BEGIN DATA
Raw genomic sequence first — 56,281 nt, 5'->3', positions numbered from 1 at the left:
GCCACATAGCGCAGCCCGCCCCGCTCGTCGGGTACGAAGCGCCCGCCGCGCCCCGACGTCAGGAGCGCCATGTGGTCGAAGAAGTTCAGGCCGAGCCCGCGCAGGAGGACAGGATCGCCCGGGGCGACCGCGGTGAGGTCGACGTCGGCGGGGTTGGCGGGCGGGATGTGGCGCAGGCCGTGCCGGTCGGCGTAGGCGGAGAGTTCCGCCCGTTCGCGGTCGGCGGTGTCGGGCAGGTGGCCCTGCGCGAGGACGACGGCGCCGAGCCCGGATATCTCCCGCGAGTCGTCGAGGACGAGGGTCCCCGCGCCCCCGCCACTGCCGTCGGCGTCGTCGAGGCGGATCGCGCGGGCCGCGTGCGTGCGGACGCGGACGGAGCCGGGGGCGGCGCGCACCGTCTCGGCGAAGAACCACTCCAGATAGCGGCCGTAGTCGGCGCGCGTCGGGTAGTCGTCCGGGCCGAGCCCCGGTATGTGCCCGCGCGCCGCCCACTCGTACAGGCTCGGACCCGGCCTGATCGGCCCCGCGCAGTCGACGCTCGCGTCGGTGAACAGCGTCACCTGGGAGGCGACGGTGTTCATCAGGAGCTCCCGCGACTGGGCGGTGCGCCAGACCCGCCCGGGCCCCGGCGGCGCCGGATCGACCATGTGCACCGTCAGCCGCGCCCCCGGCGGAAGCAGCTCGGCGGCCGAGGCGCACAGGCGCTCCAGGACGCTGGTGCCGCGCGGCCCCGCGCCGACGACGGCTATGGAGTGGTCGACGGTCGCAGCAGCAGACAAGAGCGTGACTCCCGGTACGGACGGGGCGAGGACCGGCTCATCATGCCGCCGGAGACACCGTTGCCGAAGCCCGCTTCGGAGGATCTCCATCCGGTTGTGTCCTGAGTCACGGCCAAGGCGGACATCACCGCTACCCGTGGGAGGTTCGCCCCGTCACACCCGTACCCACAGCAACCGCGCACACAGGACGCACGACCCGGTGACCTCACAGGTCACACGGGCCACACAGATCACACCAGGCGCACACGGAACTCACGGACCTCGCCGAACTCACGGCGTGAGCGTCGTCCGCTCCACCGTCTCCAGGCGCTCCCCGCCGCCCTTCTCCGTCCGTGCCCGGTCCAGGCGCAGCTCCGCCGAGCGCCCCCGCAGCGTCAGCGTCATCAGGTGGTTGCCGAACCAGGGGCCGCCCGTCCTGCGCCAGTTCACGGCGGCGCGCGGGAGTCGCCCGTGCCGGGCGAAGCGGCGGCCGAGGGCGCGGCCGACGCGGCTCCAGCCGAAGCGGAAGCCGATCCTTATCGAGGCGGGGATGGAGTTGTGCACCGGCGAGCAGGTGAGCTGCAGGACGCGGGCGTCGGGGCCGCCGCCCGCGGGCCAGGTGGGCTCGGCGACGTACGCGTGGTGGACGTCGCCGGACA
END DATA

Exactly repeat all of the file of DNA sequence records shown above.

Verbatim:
Raw genomic sequence first — 56,281 nt, 5'->3', positions numbered from 1 at the left:
GCCACATAGCGCAGCCCGCCCCGCTCGTCGGGTACGAAGCGCCCGCCGCGCCCCGACGTCAGGAGCGCCATGTGGTCGAAGAAGTTCAGGCCGAGCCCGCGCAGGAGGACAGGATCGCCCGGGGCGACCGCGGTGAGGTCGACGTCGGCGGGGTTGGCGGGCGGGATGTGGCGCAGGCCGTGCCGGTCGGCGTAGGCGGAGAGTTCCGCCCGTTCGCGGTCGGCGGTGTCGGGCAGGTGGCCCTGCGCGAGGACGACGGCGCCGAGCCCGGATATCTCCCGCGAGTCGTCGAGGACGAGGGTCCCCGCGCCCCCGCCACTGCCGTCGGCGTCGTCGAGGCGGATCGCGCGGGCCGCGTGCGTGCGGACGCGGACGGAGCCGGGGGCGGCGCGCACCGTCTCGGCGAAGAACCACTCCAGATAGCGGCCGTAGTCGGCGCGCGTCGGGTAGTCGTCCGGGCCGAGCCCCGGTATGTGCCCGCGCGCCGCCCACTCGTACAGGCTCGGACCCGGCCTGATCGGCCCCGCGCAGTCGACGCTCGCGTCGGTGAACAGCGTCACCTGGGAGGCGACGGTGTTCATCAGGAGCTCCCGCGACTGGGCGGTGCGCCAGACCCGCCCGGGCCCCGGCGGCGCCGGATCGACCATGTGCACCGTCAGCCGCGCCCCCGGCGGAAGCAGCTCGGCGGCCGAGGCGCACAGGCGCTCCAGGACGCTGGTGCCGCGCGGCCCCGCGCCGACGACGGCTATGGAGTGGTCGACGGTCGCAGCAGCAGACAAGAGCGTGACTCCCGGTACGGACGGGGCGAGGACCGGCTCATCATGCCGCCGGAGACACCGTTGCCGAAGCCCGCTTCGGAGGATCTCCATCCGGTTGTGTCCTGAGTCACGGCCAAGGCGGACATCACCGCTACCCGTGGGAGGTTCGCCCCGTCACACCCGTACCCACAGCAACCGCGCACACAGGACGCACGACCCGGTGACCTCACAGGTCACACGGGCCACACAGATCACACCAGGCGCACACGGAACTCACGGACCTCGCCGAACTCACGGCGTGAGCGTCGTCCGCTCCACCGTCTCCAGGCGCTCCCCGCCGCCCTTCTCCGTCCGTGCCCGGTCCAGGCGCAGCTCCGCCGAGCGCCCCCGCAGCGTCAGCGTCATCAGGTGGTTGCCGAACCAGGGGCCGCCCGTCCTGCGCCAGTTCACGGCGGCGCGCGGGAGTCGCCCGTGCCGGGCGAAGCGGCGGCCGAGGGCGCGGCCGACGCGGCTCCAGCCGAAGCGGAAGCCGATCCTTATCGAGGCGGGGATGGAGTTGTGCACCGGCGAGCAGGTGAGCTGCAGGACGCGGGCGTCGGGGCCGCCGCCCGCGGGCCAGGTGGGCTCGGCGACGTACGCGTGGTGGACGTCGCCGGACA